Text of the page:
Marco Werman: I'm Marco Werman, this is The World.
As far as the Winter Olympics go, this story falls into the "cutting it to the last minute" box. Imagine you're an athlete who's qualified for the games in Sochi, but you only found out yesterday that you can actually go. And three weeks out, you still don't have funding to actually get the right equipment. Also, that heartwarming opening ceremonies bit, well, you won't be able to carry your country's flag. That's the case for three aspiring Olympians from India.
The World's Rhitu Chatterjee is in Delhi, and she's been following this saga. Rhitu, this has gotta be pretty disappointing for these athletes, even though they're going. What are the events these athletes are competing in?
Rhitu Chatterjee: So you have Shiva Keshavan, Marco, who is competing in the luge category. Then you have alpine skier Himanshu Thakur, and you have cross-country skier, Nadeem Iqbal. So these are the three athletes competing in three different categories.
Werman: And how did--
Chatterjee: And yes, they're very disappointed.
Werman: Yeah, I can imagine. I mean, how did India's participation in the Sochi games get so discombobulated?
Chatterjee: So the International Olympics Committee disqualified the Indian Olympics Association from actually participating in the Olympics, because two of its top officials have corruption charges filed against them. Basically, what the International Olympics Committee said is that you can participate, if by February you hold fresh elections and have corruption charge-free officials at the top. But the Indian Olympics Association has been dragging its feet, and so that's how this disaster happened.
Werman: So are the athletes themselves speaking out about how their government officials, or their Olympic officials anyway, put their ability to participate in jeopardy?
Chatterjee: You know, a couple of them, yes, have spoken to journalists here in India, and Indian papers have been writing about this. And they have very clearly said, "It's very, very disappointing." I mean, imagine training all this while, putting in all this hard work, and a lot of them have raised their own funds, collected money from their families and friends to train, and now we can't carry the Indian flag. We don't really have a national identity at the Olympics. It's pretty disheartening.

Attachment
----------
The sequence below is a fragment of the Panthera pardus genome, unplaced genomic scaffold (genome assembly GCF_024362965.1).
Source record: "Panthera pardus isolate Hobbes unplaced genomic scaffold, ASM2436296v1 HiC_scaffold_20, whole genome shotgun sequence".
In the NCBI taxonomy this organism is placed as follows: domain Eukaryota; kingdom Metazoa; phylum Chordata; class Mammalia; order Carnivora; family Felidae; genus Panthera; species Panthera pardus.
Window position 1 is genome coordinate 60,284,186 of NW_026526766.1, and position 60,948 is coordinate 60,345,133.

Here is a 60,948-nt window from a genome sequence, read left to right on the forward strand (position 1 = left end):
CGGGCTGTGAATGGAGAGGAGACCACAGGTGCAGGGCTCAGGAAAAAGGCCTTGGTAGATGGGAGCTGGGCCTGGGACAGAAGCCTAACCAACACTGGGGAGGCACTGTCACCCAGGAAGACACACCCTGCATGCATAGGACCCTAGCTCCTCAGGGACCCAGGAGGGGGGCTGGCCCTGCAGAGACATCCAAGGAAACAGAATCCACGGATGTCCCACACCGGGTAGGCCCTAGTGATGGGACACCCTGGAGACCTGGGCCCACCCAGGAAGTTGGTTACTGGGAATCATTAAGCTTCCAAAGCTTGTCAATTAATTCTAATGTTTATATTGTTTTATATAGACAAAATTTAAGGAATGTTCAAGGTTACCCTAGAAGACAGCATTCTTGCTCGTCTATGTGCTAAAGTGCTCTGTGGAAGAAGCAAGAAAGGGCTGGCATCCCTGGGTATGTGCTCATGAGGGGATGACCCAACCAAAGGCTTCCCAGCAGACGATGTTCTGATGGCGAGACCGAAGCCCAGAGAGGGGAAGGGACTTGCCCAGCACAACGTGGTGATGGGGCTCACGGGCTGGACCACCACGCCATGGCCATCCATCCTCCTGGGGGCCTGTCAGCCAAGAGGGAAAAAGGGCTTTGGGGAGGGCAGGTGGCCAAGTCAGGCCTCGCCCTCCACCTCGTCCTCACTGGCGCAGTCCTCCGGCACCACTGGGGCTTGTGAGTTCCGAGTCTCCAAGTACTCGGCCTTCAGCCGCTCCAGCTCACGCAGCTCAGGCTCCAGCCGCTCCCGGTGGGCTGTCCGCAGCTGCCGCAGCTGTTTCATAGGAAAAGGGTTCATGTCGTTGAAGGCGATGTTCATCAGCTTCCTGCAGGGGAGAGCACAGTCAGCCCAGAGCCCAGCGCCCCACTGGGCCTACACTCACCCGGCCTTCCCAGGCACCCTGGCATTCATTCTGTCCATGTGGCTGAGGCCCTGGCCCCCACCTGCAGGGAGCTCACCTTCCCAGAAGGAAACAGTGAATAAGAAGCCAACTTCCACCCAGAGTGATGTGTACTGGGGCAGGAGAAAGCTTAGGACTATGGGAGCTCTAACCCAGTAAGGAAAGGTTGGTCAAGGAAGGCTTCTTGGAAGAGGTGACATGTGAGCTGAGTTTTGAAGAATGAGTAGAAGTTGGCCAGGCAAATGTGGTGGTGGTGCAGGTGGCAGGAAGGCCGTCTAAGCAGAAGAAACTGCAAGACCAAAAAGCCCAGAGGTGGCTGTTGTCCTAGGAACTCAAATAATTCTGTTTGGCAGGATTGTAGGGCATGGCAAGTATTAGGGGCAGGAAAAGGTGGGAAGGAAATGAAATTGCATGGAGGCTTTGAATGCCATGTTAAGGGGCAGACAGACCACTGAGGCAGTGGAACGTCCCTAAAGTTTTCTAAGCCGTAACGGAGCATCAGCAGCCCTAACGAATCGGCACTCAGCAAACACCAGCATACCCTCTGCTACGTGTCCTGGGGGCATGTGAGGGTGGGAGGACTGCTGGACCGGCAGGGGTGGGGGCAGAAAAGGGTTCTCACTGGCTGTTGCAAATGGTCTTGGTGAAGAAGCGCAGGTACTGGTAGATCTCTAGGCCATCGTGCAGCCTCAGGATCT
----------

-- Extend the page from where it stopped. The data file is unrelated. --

Werman: Yeah, tell me about that flag part. I mean, will they be able to march in the opening ceremony, just not carry the flag? What's going on there?
Chatterjee: They will be able to march, just not carry the Indian flag. And should they win, the Indian anthem cannot play. So when they're marching, they can carry the Olympic flag, but they just will not be representing India.
Werman: Have any of these three guys participated in Olympic games before?
Chatterjee: So luge competitor, Shiva Keshavan, has. This is actually his fifth Winter Olympics. He was in fact the first Indian to ever qualify for a Winter Olympics, way back in the late 1990s.
Werman: Rhitu, I gotta say, if there is any illustration of what Indian contenders for the Winter Olympics have to cope with, this is it. You mentioned Shiva Keshavan, the luger. This is from a promotional video from the Olympics.
Shiva Keshavan: We don't have a luge track in India, so to practice, what we do is we modified the sleds. We put roller wheels on them instead of the blades, and we go down the only place we can, which is the mountain highway.
Werman: Yeah, you heard that right. He goes down a mountain highway on a luge, adapted with wheels and not blades. I've seen the video, he's dodging goats, and cars, and all sorts of stuff. It's crazy.
Werman: The World's Rhitu Chatterjee, in Delhi. Thanks so much.
Chatterjee: Thank you, Marco.